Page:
Do you have several tasks within a project that you need to have organized in a specific or sequential order? Did you know that adding a predecessor to a task can help in projecting the project timeline and estimate when users need to be available to work on the assigned tasks?
A predecessor is the task another task (called a successor or dependent task) depends on. When a predecessor relationship is added to a task in Workfront, as long as the task constraint of the dependent task is set to As Soon As Possible, the project timeline automatically recalculates, so you can quickly move forward in planning the project.
You can automatically create predecessor relationships on several, selected tasks in Workfront—rather than manually creating one on each task—using the chaining tasks feature.
Example #1: The Product team is developing a new line of caffeinated tea for the holiday season. The following tasks have been added to the project timeline:
As each task must occur in sequential order, chain the tasks to quickly add a Finish-Start predecessor relationship.
Select the tasks in the project’s task list.
Expand the More drop-down menu at the top of the task list.
Select Chain and choose the Finish-Start dependency type.
Once the dependency type is selected, the tasks are linked by predecessor relationships and the planned completion dates within the project timeline are automatically adjusted.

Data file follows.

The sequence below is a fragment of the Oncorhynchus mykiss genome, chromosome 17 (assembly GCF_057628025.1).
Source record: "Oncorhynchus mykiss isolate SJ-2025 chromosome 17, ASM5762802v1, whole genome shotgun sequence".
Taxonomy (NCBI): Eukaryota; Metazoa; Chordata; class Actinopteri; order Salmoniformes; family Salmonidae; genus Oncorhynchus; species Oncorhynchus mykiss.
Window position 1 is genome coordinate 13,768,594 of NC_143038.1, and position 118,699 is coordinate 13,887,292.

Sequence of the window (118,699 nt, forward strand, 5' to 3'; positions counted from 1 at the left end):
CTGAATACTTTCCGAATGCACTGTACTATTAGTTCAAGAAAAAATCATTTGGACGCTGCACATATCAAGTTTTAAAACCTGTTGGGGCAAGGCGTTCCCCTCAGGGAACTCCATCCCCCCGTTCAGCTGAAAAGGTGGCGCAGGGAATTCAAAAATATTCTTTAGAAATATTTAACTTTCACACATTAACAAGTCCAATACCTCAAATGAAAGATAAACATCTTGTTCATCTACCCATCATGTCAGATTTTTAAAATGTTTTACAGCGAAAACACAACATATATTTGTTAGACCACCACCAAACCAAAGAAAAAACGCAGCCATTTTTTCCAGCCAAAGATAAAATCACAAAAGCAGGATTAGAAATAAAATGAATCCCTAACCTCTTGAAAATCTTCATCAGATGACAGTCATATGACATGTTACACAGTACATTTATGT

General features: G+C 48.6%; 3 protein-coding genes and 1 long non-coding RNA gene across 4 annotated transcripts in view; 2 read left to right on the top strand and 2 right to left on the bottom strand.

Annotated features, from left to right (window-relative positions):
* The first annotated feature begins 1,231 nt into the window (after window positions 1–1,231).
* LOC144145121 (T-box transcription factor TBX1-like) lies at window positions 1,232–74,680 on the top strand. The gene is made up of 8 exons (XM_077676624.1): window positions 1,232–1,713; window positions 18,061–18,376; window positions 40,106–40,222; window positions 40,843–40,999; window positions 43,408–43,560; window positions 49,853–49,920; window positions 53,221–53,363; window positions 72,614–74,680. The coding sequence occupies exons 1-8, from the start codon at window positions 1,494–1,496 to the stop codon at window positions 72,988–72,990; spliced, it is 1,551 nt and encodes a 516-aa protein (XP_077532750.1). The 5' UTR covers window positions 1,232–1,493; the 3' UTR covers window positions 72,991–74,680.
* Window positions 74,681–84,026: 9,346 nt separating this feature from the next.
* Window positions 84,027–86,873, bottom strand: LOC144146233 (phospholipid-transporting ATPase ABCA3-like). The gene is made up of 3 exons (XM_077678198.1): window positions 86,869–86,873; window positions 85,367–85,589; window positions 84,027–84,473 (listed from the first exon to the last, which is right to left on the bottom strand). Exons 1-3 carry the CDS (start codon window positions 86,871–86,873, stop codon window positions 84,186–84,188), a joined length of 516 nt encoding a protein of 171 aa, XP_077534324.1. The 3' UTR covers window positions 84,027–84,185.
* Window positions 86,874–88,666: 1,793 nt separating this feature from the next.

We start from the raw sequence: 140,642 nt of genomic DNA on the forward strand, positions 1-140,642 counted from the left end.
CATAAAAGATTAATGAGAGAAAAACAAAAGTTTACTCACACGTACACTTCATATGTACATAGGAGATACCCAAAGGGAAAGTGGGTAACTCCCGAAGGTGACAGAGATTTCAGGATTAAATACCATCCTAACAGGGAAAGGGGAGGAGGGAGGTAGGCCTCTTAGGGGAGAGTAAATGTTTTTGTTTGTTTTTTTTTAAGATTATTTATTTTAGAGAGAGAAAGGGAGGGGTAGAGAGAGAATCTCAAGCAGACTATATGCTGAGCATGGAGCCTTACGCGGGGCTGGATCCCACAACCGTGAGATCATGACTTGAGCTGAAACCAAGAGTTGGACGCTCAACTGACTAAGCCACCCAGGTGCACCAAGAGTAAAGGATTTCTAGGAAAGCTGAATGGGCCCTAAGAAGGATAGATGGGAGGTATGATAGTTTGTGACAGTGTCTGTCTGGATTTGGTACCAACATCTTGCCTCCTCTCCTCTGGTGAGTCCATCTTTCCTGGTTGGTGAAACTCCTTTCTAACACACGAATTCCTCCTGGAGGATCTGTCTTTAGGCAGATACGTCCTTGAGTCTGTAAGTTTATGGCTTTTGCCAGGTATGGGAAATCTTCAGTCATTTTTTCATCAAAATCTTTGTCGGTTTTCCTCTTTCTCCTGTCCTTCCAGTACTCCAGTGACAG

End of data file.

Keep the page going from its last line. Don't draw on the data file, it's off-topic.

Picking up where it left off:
REMINDER: The task constraint of the dependent task must be set to As Soon As Possible for the planned dates of the project timeline to adjust.
Do you need to control when predecessors and dependents kick-off? Did you know you can manually enter predecessors and choose the dependency types on a task in your timeline?
A dependency type defines when the dependent task can start or finish based on the start or finish of its predecessor. If you don't specify a dependency type, it defaults to Finish-Start. This is also the most common dependency type. All dependency types are listed below.
For additional information and definitions of each dependency type, click here to access the knowledge base article.
Example #2: Within a project, the Design team is assigned to the website content creation (Stage 1), and the Review team is assigned review and approval (Stage 2). As review and approval cannot be finished until content is finished, add a predecessor relationship to Stage 2 with a Finish-Finish dependency type.
NOTE: By choosing a FInish-Finish dependency type (over Finish-Start) in this situation, you are able to compress the project timeline.
Adding predecessor relationships can be done either in the task list view or by editing the task and navigating to the predecessor tab.
Within the task list, the predecessor column should look like this:
By adding this predecessor relationship, the project timeline can automatically adjust so that review and approval (Stage 2) cannot be finished until content (Stage 1) has been done. Likewise, in order to publish the website (Stage 3), Stage 2 must be marked as complete.
NOTE: If you don’t want a task to start before its predecessor is done, you can enforce the relationship. For additional information on enforcing predecessors, click here to access the knowledge base article.
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